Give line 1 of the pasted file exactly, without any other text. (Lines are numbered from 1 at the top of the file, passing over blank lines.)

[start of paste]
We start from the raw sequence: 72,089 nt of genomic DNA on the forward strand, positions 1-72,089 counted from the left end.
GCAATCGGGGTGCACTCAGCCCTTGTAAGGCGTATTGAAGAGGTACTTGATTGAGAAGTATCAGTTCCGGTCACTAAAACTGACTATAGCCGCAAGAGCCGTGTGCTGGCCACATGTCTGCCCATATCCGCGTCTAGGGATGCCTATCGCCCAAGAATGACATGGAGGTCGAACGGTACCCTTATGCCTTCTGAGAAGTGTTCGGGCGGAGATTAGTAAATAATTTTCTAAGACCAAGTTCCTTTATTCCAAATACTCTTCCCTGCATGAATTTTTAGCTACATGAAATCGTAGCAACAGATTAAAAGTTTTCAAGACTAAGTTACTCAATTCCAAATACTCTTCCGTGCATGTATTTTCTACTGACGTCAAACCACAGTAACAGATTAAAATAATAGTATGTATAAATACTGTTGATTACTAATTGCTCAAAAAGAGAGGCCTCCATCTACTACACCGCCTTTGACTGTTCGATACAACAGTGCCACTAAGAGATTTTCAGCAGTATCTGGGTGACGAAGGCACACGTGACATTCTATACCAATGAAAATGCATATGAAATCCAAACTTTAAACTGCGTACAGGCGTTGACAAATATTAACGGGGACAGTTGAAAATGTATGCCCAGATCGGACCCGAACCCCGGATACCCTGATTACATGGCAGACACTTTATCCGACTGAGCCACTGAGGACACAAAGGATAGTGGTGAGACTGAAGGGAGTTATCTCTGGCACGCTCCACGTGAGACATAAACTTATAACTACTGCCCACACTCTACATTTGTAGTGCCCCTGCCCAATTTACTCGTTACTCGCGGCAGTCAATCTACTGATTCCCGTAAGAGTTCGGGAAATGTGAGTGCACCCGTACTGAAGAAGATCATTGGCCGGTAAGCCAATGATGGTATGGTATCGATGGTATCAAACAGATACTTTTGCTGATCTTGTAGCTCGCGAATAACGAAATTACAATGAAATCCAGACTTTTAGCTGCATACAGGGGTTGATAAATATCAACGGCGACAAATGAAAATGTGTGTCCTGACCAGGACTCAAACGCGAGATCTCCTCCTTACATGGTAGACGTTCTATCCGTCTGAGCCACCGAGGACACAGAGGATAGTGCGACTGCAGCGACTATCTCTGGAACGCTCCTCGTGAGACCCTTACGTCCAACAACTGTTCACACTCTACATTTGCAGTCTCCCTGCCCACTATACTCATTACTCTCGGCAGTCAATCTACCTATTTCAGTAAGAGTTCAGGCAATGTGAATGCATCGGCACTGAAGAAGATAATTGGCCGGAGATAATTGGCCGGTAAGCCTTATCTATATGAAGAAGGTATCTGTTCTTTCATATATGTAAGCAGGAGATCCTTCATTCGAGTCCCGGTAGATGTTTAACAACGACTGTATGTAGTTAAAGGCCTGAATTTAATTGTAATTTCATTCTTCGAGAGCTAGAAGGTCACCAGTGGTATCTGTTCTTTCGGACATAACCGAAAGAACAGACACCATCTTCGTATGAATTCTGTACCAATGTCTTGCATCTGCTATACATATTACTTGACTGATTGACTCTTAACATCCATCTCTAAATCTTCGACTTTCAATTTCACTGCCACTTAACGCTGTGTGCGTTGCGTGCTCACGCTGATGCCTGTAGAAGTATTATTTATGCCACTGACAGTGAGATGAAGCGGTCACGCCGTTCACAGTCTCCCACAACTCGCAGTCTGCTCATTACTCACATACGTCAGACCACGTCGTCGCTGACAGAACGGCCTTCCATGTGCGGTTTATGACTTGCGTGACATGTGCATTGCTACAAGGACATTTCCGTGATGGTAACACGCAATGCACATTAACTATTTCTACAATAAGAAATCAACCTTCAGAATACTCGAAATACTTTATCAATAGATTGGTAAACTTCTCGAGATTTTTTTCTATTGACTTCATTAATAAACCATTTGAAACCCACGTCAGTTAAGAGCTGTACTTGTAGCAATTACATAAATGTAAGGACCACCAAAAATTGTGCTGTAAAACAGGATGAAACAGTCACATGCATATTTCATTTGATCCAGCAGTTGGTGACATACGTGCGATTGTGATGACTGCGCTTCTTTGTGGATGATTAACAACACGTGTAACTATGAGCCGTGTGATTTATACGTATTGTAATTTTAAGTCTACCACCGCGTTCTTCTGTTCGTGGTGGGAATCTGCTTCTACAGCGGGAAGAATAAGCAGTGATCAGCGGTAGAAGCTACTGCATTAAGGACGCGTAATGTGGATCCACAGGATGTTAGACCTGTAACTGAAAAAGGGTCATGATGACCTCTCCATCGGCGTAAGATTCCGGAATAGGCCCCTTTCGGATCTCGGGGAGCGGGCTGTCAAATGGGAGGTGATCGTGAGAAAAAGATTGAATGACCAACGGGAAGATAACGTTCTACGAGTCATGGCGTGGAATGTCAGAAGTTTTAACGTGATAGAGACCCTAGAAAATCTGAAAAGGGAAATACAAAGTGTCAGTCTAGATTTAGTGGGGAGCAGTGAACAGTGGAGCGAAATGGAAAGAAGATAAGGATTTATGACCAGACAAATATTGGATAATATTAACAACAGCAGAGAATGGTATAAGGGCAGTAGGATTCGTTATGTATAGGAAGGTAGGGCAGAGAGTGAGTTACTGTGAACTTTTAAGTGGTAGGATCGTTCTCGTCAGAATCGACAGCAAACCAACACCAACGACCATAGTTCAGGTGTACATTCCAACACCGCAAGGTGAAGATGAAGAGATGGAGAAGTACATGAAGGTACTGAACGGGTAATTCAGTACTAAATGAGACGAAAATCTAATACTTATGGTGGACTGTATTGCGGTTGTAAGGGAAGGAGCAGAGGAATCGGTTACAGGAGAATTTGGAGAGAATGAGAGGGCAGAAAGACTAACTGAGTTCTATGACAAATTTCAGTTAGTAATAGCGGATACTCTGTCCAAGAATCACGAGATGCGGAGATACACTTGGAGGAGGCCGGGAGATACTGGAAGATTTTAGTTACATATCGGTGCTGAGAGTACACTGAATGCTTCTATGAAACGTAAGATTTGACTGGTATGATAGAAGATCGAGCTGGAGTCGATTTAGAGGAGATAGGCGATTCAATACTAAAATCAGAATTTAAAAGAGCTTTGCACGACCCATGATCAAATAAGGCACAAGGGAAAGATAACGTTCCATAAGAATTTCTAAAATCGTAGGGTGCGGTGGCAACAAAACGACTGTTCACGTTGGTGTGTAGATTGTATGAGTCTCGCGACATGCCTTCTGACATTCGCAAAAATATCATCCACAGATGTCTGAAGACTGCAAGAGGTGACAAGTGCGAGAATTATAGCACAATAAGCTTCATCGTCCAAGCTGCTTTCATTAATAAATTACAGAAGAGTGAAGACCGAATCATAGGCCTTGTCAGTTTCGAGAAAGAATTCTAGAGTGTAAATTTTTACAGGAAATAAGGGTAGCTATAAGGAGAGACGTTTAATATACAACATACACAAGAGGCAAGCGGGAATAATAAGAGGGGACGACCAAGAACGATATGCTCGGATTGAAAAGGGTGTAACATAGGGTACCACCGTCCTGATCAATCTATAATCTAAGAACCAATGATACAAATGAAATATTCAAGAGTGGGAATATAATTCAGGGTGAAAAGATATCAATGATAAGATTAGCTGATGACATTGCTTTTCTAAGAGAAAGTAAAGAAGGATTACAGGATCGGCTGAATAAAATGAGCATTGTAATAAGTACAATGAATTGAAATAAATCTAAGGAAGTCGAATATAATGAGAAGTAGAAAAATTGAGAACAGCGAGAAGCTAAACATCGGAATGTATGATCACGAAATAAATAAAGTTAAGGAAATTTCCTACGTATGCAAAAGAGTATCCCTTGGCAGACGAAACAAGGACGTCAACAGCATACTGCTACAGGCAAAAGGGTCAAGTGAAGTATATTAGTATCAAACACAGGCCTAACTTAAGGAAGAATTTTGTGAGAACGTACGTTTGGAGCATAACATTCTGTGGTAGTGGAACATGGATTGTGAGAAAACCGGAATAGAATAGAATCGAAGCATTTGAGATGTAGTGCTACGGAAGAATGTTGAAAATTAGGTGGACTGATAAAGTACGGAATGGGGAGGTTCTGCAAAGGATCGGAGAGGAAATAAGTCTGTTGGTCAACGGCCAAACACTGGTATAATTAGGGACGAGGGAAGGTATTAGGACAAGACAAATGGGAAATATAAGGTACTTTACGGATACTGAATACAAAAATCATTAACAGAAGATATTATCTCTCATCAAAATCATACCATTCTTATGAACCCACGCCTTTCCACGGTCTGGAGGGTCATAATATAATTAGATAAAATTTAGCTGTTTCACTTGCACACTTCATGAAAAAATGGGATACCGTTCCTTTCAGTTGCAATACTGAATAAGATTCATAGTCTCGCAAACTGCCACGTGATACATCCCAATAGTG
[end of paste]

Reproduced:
We start from the raw sequence: 72,089 nt of genomic DNA on the forward strand, positions 1-72,089 counted from the left end.